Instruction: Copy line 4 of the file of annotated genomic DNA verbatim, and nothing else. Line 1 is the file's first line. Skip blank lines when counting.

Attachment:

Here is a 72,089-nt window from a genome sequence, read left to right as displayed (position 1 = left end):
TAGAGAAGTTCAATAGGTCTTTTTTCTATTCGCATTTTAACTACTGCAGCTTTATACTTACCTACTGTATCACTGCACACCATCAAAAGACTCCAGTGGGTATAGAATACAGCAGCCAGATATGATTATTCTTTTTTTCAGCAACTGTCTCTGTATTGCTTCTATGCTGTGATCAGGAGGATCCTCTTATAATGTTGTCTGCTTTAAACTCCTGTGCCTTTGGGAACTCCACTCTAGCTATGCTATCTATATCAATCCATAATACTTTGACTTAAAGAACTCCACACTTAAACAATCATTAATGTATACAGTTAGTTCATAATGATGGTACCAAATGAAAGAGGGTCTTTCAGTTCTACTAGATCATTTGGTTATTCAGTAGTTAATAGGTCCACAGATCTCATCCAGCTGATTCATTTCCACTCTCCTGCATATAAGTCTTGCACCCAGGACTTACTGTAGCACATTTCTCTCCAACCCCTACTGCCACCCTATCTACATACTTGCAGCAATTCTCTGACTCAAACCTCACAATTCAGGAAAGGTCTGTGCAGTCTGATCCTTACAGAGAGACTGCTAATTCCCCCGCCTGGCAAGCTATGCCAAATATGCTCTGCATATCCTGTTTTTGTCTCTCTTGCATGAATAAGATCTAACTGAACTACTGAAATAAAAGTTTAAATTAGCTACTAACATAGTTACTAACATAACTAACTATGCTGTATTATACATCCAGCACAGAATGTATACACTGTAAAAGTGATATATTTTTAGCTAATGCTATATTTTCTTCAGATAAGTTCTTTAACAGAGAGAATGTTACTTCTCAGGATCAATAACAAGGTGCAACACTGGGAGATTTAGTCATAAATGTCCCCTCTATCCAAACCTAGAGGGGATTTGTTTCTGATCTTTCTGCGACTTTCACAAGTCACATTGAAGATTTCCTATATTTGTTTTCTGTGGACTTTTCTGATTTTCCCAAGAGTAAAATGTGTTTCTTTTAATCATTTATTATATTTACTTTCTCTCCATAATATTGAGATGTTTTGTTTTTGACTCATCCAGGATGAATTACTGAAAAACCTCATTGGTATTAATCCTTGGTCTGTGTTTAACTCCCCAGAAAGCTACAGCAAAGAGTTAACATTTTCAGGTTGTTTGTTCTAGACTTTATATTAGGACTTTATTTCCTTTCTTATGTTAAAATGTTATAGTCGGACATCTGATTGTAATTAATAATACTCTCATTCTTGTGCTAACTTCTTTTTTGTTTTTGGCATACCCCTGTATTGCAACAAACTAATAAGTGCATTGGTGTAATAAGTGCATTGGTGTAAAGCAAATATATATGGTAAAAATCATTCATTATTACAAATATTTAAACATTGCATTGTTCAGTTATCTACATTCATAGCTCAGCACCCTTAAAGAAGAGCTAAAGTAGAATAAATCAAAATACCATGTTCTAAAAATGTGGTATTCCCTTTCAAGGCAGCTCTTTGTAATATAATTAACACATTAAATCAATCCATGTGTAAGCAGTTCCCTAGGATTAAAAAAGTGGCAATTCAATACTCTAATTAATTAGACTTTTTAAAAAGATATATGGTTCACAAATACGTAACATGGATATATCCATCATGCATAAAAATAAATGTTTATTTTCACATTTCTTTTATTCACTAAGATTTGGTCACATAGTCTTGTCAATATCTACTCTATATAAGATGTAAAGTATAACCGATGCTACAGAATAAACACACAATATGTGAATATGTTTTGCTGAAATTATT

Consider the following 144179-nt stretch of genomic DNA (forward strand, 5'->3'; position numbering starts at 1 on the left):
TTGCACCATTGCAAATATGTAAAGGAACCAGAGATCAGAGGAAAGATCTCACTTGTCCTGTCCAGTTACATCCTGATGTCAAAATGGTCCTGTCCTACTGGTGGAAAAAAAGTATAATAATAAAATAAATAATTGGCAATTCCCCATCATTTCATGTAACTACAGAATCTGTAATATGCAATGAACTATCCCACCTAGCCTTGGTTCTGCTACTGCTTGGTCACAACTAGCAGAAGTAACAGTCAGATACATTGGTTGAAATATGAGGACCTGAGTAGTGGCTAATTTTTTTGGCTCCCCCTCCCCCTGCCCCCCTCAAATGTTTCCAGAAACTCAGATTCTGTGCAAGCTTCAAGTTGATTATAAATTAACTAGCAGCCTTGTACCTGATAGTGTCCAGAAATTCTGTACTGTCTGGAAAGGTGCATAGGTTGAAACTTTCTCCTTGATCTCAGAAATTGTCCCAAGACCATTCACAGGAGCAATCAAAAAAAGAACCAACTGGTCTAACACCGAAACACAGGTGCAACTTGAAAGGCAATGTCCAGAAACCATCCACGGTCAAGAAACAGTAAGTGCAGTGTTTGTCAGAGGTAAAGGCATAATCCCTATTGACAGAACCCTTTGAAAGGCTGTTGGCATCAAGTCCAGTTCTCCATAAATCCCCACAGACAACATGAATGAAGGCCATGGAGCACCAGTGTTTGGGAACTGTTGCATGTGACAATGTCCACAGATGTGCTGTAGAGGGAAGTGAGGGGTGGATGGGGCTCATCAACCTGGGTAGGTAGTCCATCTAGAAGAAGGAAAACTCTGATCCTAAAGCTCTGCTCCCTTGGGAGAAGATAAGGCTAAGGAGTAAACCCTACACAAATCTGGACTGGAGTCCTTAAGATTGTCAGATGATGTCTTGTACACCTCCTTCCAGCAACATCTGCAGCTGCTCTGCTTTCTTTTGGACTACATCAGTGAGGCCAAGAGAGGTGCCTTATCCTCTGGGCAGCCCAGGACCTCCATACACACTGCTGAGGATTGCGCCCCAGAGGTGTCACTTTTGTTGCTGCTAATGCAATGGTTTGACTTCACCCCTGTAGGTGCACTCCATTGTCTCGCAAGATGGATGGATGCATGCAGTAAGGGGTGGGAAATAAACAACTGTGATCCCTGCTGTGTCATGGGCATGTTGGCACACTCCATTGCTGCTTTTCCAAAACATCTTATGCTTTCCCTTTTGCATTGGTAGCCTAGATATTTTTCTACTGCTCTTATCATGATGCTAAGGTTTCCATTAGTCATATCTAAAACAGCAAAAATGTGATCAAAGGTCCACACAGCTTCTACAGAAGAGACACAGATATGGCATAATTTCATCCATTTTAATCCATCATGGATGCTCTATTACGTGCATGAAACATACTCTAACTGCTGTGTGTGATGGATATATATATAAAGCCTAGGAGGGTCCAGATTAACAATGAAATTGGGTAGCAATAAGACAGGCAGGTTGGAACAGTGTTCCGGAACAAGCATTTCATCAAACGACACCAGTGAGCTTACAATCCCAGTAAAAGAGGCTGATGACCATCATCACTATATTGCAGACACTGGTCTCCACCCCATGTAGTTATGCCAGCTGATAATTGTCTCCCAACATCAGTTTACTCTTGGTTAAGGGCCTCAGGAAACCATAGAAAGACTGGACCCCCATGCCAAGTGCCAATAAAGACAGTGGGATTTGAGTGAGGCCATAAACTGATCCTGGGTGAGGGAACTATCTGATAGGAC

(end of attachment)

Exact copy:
TTGCACCATTGCAAATATGTAAAGGAACCAGAGATCAGAGGAAAGATCTCACTTGTCCTGTCCAGTTACATCCTGATGTCAAAATGGTCCTGTCCTACTGGTGGAAAAAAAGTATAATAATAAAATAAATAATTGGCAATTCCCCATCATTTCATGTAACTACAGAATCTGTAATATGCAATGAACTATCCCACCTAGCCTTGGTTCTGCTACTGCTTGGTCACAACTAGCAGAAGTAACAGTCAGATACATTGGTTGAAATATGAGGACCTGAGTAGTGGCTAATTTTTTTGGCTCCCCCTCCCCCTGCCCCCCTCAAATGTTTCCAGAAACTCAGATTCTGTGCAAGCTTCAAGTTGATTATAAATTAACTAGCAGCCTTGTACCTGATAGTGTCCAGAAATTCTGTACTGTCTGGAAAGGTGCATAGGTTGAAACTTTCTCCTTGATCTCAGAAATTGTCCCAAGACCATTCACAGGAGCAATCAAAAAAAGAACCAACTGGTCTAACACCGAAACACAGGTGCAACTTGAAAGGCAATGTCCAGAAACCATCCACGGTCAAGAAACAGTAAGTGCAGTGTTTGTCAGAGGTAAAGGCATAATCCCTATTGACAGAACCCTTTGAAAGGCTGTTGGCATCAAGTCCAGTTCTCCATAAATCCCCACAGACAACATGAATGAAGGCCATGGAGCACCAGTGTTTGGGAACTGTTGCATGTGACAATGTCCACAGATGTGCTGTAGAGGGAAGTGAGGGGTGGATGGGGCTCATCAACCTGGGTAGGTAGTCCATCTAGAAGAAGGAAAACTCTGATCCTAAAGCTCTGCTCCCTTGGGAGAAGATAAGGCTAAGGAGTAAACCCTACACAAATCTGGACTGGAGTCCTTAAGATTGTCAGATGATGTCTTGTACACCTCCTTCCAGCAACATCTGCAGCTGCTCTGCTTTCTTTTGGACTACATCAGTGAGGCCAAGAGAGGTGCCTTATCCTCTGGGCAGCCCAGGACCTCCATACACACTGCTGAGGATTGCGCCCCAGAGGTGTCACTTTTGTTGCTGCTAATGCAATGGTTTGACTTCACCCCTGTAGGTGCACTCCATTGTCTCGCAAGATGGATGGATGCATGCAGTAAGGGGTGGGAAATAAACAACTGTGATCCCTGCTGTGTCATGGGCATGTTGGCACACTCCATTGCTGCTTTTCCAAAACATCTTATGCTTTCCCTTTTGCATTGGTAGCCTAGATATTTTTCTACTGCTCTTATCATGATGCTAAGGTTTCCATTAGTCATATCTAAAACAGCAAAAATGTGATCAAAGGTCCACACAGCTTCTACAGAAGAGACACAGATATGGCATAATTTCATCCATTTTAATCCATCATGGATGCTCTATTACGTGCATGAAACATACTCTAACTGCTGTGTGTGATGGATATATATATAAAGCCTAGGAGGGTCCAGATTAACAATGAAATTGGGTAGCAATAAGACAGGCAGGTTGGAACAGTGTTCCGGAACAAGCATTTCATCAAACGACACCAGTGAGCTTACAATCCCAGTAAAAGAGGCTGATGACCATCATCACTATATTGCAGACACTGGTCTCCACCCCATGTAGTTATGCCAGCTGATAATTGTCTCCCAACATCAGTTTACTCTTGGTTAAGGGCCTCAGGAAACCATAGAAAGACTGGACCCCCATGCCAAGTGCCAATAAAGACAGTGGGATTTGAGTGAGGCCATAAACTGATCCTGGGTGAGGGAACTATCTGATAGGAC